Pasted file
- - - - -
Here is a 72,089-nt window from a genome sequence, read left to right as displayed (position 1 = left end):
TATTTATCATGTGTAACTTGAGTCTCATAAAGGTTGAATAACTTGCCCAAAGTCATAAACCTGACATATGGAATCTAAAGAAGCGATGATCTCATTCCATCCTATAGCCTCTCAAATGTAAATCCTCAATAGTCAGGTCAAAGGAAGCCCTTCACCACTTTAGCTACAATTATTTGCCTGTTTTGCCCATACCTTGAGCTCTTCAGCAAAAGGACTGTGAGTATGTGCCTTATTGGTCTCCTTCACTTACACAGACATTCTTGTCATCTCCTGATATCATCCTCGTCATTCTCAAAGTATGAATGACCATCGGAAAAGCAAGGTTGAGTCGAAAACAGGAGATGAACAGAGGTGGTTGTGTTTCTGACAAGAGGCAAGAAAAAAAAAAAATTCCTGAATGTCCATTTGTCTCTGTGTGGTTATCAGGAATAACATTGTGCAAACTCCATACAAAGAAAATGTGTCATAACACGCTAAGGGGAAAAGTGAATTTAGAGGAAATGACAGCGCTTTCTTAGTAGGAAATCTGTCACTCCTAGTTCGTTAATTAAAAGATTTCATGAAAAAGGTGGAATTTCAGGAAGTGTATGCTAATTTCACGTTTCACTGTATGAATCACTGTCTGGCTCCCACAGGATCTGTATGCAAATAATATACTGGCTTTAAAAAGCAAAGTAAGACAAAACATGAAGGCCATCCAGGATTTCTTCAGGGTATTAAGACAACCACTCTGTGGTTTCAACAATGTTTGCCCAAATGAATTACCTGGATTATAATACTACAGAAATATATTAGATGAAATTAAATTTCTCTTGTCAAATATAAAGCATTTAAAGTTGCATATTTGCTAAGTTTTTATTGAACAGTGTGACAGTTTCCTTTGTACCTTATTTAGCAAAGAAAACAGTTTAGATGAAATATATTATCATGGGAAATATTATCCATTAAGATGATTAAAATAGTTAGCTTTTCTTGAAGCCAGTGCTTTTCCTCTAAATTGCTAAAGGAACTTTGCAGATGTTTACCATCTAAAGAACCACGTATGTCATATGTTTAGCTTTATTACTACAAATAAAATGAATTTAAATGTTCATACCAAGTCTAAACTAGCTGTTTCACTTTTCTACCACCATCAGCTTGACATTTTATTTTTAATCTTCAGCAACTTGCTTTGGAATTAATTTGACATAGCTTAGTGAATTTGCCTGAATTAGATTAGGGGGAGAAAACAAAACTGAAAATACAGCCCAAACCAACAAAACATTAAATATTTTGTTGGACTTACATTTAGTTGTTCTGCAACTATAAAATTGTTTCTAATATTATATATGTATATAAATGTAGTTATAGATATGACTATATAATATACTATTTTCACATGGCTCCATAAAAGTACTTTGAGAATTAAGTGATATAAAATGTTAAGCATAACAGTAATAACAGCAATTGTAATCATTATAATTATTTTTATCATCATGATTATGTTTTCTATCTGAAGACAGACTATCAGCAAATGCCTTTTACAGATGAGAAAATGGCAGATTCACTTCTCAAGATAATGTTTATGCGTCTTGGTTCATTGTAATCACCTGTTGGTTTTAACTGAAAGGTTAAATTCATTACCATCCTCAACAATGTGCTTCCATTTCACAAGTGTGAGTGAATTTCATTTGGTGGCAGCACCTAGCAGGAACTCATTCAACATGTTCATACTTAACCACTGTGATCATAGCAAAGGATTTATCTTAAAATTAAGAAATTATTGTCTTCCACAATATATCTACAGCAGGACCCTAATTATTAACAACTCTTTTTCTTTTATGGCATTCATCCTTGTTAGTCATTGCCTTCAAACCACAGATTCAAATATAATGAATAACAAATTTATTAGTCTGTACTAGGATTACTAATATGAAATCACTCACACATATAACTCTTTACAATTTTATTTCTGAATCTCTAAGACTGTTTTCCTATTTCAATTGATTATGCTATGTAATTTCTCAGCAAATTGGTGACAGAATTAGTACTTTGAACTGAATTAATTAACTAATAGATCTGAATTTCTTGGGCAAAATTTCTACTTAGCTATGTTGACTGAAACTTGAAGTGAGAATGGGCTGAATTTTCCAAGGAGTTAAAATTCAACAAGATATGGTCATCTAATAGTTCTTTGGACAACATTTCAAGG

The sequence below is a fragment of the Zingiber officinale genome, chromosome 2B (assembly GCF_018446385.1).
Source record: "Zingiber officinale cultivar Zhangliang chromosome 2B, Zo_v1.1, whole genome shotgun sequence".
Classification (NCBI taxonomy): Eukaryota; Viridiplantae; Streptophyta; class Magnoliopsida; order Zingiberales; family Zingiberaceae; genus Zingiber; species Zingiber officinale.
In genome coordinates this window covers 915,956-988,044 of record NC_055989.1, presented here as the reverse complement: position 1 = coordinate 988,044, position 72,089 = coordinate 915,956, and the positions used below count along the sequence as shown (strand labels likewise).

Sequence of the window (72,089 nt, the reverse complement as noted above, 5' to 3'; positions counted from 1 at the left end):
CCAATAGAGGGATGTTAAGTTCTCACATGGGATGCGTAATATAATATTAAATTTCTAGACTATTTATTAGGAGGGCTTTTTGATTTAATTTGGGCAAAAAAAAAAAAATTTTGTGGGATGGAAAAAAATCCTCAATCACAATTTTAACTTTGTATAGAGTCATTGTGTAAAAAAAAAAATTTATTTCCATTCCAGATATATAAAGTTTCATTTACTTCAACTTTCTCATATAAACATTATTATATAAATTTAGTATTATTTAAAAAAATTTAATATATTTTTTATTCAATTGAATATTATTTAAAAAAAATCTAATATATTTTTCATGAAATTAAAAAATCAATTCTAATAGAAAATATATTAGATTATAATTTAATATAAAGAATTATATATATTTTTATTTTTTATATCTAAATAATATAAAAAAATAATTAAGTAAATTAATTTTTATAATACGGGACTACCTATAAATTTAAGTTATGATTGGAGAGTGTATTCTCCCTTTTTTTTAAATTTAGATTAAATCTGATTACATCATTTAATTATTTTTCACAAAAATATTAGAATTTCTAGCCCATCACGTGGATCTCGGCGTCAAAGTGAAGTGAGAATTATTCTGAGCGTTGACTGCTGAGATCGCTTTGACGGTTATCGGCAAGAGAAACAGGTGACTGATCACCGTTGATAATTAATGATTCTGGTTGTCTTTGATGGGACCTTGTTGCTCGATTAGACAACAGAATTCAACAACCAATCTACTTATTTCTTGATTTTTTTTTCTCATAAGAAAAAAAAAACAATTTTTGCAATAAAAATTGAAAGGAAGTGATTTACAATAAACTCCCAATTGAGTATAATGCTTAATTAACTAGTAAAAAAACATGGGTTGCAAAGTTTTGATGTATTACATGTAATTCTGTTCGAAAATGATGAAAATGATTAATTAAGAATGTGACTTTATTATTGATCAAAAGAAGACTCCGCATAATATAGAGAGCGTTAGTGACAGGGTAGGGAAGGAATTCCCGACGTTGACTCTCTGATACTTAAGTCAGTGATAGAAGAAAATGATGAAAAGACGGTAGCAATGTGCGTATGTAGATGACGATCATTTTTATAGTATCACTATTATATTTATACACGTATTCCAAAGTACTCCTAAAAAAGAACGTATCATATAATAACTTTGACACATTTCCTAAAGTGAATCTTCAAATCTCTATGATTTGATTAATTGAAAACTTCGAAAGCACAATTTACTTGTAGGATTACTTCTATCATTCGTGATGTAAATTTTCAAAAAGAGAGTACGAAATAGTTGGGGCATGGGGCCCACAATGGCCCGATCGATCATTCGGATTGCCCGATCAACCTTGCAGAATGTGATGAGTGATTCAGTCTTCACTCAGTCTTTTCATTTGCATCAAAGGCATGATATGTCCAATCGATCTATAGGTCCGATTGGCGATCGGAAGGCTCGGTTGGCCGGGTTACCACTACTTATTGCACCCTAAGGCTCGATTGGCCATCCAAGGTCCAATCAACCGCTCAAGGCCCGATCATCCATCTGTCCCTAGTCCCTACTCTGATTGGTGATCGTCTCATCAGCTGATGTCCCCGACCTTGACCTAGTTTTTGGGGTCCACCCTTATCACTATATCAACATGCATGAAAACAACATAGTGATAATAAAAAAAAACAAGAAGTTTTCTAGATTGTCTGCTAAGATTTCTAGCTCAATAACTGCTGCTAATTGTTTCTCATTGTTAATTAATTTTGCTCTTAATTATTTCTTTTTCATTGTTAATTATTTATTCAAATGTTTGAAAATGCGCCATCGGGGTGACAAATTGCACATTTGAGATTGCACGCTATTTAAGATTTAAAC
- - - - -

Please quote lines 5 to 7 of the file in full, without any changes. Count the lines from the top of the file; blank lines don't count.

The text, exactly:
Classification (NCBI taxonomy): Eukaryota; Viridiplantae; Streptophyta; class Magnoliopsida; order Zingiberales; family Zingiberaceae; genus Zingiber; species Zingiber officinale.
In genome coordinates this window covers 915,956-988,044 of record NC_055989.1, presented here as the reverse complement: position 1 = coordinate 988,044, position 72,089 = coordinate 915,956, and the positions used below count along the sequence as shown (strand labels likewise).

Sequence of the window (72,089 nt, the reverse complement as noted above, 5' to 3'; positions counted from 1 at the left end):